Hearing Protection

Written by Nicholas Kamuda
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Hearing protection--commonly seen in the forms of over-the-counter foam earplugs or wax earplugs--seems to be one of the most under-appreciated preventative health measures out there. Despite being widely available, cheap, and effective, common hearing protection devices are often disregarded. In many occupations, and in many forms of recreation, however, decibel levels are high enough to cause tinitus or some other form of inner ear damage, and effective earplugs may be the answer.

In 1983, OSHA set the low end of their decibel monitoring requirements at 90 decibels. This means that over the course of an average, eight-hour day, dB levels above 90 dB are considered damaging to the human ear. These days, audiologists across the country are raising their own racket, clamoring for OSHA to reduce that rating to 85 dB. You may be surprised to learn that 85 dB isn't as loud as it sounds--the hum of an average day downtown, heard from inside a car, can easily reach 85 decibels.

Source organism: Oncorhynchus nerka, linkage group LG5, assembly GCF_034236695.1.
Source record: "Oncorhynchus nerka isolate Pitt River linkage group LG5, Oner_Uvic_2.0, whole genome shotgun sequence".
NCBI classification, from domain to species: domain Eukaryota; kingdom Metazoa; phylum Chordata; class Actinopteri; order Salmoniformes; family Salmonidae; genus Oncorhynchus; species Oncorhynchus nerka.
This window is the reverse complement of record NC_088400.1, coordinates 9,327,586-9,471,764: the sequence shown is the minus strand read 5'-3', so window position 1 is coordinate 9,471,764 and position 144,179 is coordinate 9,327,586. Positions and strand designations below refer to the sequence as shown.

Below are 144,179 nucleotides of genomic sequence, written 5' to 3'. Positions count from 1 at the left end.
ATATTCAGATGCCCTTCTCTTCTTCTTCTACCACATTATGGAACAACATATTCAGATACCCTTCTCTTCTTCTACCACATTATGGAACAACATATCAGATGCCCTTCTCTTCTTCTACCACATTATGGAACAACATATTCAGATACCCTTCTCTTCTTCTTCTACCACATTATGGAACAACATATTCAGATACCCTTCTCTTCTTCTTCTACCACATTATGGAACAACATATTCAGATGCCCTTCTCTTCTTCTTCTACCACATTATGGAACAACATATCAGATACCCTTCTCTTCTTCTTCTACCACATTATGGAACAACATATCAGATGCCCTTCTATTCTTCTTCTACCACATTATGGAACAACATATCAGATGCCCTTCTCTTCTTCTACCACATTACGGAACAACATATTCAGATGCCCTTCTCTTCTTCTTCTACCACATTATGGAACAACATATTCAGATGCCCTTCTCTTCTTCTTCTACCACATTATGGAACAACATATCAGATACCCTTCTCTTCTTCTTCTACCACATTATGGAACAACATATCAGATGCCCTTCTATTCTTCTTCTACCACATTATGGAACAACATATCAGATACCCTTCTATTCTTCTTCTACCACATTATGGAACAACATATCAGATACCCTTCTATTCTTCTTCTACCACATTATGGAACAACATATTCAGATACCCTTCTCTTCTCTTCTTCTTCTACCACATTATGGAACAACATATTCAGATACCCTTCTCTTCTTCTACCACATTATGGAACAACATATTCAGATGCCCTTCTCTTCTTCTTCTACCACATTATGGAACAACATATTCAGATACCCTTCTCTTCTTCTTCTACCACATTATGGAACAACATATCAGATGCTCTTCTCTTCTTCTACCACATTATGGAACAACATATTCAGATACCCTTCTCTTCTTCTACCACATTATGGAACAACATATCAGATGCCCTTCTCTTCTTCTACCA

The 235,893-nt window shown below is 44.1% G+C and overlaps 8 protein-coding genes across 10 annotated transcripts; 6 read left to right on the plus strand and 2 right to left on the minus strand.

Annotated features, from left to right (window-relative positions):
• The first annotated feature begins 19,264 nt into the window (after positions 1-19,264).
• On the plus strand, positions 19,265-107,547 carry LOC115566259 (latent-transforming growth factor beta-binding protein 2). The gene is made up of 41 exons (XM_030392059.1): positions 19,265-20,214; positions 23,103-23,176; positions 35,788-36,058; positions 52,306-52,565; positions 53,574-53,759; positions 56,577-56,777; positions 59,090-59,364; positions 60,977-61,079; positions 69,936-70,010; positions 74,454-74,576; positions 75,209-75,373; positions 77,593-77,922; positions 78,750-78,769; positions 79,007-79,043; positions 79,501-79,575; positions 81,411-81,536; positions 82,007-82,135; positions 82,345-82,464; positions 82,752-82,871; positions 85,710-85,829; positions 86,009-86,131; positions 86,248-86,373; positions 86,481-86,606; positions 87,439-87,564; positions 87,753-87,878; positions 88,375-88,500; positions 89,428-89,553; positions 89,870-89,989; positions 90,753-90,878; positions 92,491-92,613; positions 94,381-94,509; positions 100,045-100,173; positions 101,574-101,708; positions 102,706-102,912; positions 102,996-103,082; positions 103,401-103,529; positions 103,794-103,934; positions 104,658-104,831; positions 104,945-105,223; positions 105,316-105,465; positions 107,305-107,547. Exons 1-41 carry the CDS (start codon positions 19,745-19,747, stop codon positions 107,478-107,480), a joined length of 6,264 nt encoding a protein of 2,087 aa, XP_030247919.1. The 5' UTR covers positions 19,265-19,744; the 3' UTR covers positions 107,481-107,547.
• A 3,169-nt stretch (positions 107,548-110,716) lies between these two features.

So Why Is Hearing Protection Sometimes Disregarded?

Oftentimes, the most painful frequencies to hear at high volumes are high frequencies. Foam and wax earplugs drastically reduce the amount of high frequency waves that reach the inner ear, eliminating the pain of most loud noises. Also eliminated, though, is normal speech, which consists mostly of high frequency sounds. Professionals, for whom clarity of communication has the highest importance, may reject certain kinds of earplugs due to the decrease in speech clarity. Not all earplugs are equal though, and finding what's right for you to protect your hearing is definitely worth it.

Also, if you live, work, or play in a loud environment, it pays to get your hearing checked out regularly. Most audiologists recommend getting checked out at least once a year. Damage to your hearing may be subtle and unrecognizable at first, but long-term damage could be very detrimental. Remember, prevention is the best medicine.

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